The letter H in American Sign Language. (CC/David Hudson)
HAWTHORNE, Calif., Feb. 17 (UPI) -- A deaf man from Hawthorne, Calif., has filed a lawsuit after he was allegedly assaulted and Tasered by four police officers who didn’t realize he was trying to communicate with sign language.
The Greater Los Angeles Agency on Deafness’ lawsuit alleges that the officers used unnecessary aggression toward Jonathan Meister about a year ago.
Officers responded to a call about a suspicious person and found Meister removing boxes from the backyard of his friend’s home. Meister saw the officers and attempted to gesture that that he couldn’t hear them. As he approached them, the officers grabbed Meister.
“Because he is deaf, Mr. Meister depends on using his hands while facing a person to communicate,” the complaint states. “The officers’ sudden aggression, which both caused pain and interfered with his ability to communicate, caused Mr. Meister reflexively to pull his hands away, hop back over the fence and step toward the gate ... to create some space so that he could communicate.”
When Officer Erica Bristow arrived on the scene, she found Officers Jeffrey Tysl and Jeffrey Salmon trying to get handcuffs on Meister.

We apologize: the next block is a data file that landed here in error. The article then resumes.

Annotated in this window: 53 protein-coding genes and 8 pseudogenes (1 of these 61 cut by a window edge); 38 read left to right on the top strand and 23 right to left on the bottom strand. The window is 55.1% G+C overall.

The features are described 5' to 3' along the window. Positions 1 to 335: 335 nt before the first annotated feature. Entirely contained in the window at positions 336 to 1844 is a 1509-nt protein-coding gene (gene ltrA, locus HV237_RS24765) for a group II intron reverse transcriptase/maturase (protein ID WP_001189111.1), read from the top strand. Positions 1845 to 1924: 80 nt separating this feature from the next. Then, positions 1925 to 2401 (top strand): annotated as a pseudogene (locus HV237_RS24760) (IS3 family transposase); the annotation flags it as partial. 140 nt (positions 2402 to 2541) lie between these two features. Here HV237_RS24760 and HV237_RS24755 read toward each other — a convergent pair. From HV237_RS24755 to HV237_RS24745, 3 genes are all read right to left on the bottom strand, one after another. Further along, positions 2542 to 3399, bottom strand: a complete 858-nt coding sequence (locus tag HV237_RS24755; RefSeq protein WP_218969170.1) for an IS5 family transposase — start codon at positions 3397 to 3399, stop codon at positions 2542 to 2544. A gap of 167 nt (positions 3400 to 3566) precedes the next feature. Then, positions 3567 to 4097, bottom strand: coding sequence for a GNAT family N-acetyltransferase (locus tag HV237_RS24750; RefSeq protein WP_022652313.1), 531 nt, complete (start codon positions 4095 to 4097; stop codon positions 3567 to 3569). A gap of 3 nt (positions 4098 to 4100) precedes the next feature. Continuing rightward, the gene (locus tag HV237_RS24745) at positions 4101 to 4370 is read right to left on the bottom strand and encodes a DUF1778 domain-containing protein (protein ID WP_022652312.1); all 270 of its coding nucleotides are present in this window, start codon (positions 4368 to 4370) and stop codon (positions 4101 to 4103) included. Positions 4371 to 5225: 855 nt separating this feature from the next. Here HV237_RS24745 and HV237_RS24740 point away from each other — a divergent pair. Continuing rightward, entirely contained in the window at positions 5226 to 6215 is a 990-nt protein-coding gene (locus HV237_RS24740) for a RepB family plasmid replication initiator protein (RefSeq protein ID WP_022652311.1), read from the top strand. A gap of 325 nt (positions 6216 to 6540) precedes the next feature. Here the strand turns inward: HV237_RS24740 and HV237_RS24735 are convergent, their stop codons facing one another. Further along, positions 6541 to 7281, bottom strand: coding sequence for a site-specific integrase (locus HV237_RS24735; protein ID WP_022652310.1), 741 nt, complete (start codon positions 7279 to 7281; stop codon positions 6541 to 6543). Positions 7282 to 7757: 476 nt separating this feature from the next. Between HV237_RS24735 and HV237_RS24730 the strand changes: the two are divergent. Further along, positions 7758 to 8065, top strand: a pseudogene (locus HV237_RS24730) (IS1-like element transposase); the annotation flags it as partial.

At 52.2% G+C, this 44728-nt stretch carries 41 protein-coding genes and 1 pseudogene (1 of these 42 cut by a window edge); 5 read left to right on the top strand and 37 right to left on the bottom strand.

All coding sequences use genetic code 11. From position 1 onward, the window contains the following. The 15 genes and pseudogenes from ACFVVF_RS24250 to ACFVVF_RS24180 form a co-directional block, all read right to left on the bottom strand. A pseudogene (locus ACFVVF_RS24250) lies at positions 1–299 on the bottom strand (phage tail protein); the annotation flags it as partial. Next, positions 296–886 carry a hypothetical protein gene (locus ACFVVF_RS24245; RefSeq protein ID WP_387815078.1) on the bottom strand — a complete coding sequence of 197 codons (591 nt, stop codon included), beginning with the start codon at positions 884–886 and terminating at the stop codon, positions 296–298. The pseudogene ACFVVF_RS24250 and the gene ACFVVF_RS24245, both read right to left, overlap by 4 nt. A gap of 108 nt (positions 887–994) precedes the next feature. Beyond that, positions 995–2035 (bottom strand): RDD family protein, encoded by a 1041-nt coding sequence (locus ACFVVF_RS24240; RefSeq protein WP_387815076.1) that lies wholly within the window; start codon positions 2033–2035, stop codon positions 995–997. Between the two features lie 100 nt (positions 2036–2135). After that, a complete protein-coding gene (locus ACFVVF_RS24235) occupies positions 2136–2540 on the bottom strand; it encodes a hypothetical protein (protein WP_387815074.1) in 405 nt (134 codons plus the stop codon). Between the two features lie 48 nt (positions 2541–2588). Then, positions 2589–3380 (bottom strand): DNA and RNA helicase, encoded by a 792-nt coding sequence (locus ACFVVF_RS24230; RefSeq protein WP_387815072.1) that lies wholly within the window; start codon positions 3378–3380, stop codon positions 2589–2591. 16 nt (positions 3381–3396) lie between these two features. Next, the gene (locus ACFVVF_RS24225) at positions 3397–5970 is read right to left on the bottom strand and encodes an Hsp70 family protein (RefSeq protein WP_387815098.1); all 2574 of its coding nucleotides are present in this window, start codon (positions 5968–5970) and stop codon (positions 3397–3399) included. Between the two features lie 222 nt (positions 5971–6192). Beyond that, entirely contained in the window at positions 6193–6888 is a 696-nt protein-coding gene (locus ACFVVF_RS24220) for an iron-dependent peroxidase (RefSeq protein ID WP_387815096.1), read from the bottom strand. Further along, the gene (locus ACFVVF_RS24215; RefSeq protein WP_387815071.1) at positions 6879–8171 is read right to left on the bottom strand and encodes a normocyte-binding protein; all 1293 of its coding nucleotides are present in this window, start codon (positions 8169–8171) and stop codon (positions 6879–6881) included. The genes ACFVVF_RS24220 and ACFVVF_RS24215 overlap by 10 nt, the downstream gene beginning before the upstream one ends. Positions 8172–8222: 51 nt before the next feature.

“I immediately grabbed onto Meister’s legs in an attempt to help them gain control of Meister, but I was unable to get a hold of both legs,” Bristow wrote in a report. “I felt someone pull my hair so I raised my head up to see that it was Meister grabbing only my hair.” Meiser was then blasted with a Taser and Officer Mark Hultgren administered a “drive stun” to his abdomen.
Meister was jailed at the Hawthorne police station and then released without being charged with a crime.
“We’re really concerned about the problem of law enforcement and people who are deaf,” said Meister’s attorney, Paula Pearlman. “He wasn’t doing anything other than trying to get away from people who were hurting him.”
According to the suit, “this incident occurred in substantial part because the HPD does not provide its officers the training and resources to serve people who are deaf or hard of hearing.”
[The Daily Breeze]